Monday, February 21, 2011
"Where Are the Women?" is a query that is not limited to the category of United States Presidents.
The dearth of women working on Wikipedia has received much attention; less attention has been paid to a compilation by VIDA looking at figures from 2010 for influential outlets, including these revealing charts for The New Yorker, The New York Review of Books, and The New Republic. While not state actors, such media is certainly part of the "civil society" democracy contemplates.
And then there are law reviews. The newest issue of The Georgetown Law Journal is women-free. And there are a sufficient number of other law review issues and conferences of a similar composition to support a regular feature pondering the lack of women at Feminist Law Professors.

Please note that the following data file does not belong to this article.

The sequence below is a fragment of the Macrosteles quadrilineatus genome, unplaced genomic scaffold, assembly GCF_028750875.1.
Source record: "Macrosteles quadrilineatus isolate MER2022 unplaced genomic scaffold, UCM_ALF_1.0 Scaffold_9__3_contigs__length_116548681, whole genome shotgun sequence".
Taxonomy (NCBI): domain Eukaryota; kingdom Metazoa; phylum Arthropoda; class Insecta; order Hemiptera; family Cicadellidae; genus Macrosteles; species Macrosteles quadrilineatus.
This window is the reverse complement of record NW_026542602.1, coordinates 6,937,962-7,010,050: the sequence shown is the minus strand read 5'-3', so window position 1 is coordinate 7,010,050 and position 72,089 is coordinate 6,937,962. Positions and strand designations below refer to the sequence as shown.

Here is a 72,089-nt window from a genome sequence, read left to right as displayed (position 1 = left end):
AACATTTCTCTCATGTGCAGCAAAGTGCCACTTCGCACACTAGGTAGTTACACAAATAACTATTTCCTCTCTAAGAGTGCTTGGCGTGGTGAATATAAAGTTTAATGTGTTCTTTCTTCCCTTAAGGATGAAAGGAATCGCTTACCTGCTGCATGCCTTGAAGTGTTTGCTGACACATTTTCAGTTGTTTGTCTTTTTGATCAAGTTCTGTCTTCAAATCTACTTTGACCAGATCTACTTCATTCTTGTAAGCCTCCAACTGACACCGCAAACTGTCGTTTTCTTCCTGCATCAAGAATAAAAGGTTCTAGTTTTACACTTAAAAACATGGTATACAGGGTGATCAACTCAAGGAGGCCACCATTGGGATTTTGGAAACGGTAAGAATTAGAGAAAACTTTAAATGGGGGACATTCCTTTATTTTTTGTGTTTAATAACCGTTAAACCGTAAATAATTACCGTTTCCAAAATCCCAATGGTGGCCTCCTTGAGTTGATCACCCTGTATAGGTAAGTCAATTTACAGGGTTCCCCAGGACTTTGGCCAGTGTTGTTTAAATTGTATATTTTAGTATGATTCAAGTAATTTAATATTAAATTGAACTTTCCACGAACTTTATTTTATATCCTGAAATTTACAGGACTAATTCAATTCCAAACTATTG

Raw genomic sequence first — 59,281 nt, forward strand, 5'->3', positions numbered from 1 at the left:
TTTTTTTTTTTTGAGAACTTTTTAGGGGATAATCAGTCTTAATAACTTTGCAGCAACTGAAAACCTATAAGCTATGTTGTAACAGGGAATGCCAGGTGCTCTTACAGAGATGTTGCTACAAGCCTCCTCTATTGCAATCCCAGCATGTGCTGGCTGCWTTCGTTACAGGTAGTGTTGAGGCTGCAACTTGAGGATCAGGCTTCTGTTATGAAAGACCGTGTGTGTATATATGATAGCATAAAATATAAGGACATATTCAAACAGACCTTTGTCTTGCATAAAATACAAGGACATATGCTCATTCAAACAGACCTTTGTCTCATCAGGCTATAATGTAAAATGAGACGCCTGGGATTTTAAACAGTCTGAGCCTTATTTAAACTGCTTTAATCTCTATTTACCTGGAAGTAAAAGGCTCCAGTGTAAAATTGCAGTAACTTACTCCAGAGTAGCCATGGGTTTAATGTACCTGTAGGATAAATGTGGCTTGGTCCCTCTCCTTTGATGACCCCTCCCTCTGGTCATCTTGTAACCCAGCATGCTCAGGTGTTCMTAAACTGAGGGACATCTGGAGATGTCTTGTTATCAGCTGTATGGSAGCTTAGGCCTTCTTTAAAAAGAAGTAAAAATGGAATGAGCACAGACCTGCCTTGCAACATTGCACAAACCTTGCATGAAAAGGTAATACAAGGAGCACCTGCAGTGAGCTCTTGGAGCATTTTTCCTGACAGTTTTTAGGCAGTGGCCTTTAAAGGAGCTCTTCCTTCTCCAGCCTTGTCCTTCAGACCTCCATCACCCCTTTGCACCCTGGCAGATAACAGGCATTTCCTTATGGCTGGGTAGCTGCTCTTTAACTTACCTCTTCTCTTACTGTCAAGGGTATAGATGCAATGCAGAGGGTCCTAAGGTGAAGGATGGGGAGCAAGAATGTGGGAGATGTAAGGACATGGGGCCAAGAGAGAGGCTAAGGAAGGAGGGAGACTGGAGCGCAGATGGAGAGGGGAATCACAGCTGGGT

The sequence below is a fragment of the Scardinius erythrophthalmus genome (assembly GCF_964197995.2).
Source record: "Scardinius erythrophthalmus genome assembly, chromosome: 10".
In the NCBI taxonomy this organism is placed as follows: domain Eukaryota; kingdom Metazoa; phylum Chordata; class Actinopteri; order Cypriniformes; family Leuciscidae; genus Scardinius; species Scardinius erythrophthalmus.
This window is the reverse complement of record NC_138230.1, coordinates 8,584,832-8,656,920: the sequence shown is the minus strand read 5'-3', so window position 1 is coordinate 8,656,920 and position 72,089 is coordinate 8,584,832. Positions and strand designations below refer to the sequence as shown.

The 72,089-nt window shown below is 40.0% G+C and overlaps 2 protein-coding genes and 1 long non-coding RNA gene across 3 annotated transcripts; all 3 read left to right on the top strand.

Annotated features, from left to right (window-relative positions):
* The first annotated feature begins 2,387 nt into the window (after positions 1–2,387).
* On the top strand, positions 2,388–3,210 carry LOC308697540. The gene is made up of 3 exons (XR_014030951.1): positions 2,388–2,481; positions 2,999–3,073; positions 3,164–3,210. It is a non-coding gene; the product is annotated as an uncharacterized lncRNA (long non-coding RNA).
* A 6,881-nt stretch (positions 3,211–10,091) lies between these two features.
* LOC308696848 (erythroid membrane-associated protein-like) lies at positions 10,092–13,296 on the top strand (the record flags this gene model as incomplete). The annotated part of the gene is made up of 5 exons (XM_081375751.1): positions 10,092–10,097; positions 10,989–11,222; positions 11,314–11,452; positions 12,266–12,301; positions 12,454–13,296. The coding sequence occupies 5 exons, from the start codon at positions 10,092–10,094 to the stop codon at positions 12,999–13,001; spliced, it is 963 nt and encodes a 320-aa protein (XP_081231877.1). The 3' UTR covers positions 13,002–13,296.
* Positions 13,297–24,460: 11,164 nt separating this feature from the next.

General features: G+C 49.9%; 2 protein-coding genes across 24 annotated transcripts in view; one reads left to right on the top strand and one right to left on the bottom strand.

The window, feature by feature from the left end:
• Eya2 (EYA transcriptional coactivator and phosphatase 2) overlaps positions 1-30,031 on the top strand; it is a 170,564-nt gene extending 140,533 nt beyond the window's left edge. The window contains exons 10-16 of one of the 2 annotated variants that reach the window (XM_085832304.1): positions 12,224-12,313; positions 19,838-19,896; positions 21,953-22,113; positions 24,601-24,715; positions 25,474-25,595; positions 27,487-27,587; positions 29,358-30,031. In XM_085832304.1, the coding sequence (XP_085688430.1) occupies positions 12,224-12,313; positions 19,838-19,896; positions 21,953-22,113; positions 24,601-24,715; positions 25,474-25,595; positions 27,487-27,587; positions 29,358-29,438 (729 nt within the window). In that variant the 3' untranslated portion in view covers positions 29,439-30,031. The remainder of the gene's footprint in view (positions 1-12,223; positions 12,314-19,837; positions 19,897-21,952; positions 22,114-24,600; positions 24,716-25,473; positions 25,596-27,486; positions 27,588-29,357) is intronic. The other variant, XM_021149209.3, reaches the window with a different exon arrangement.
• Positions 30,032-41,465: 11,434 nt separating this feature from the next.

Quoting a journalist who noted that "If Bill Clinton was once considered America's first black president, Obama may one day be viewed as our first woman president," Frank Rudy Cooper has suggested that Obama may indicate we are all a bit more free to perform our gender and racial identities.
In Cooper's article, Our First Unisex President?: Black Masculinity and Obama's Feminine Side, available on ssrn and published shorty after the election, he argues that "Obama could not be too masculine because that would have triggered the Bad Black Man stereotype but he could not be too feminine because that would have looked unpresidential."
Something to contemplate this Presidents Day.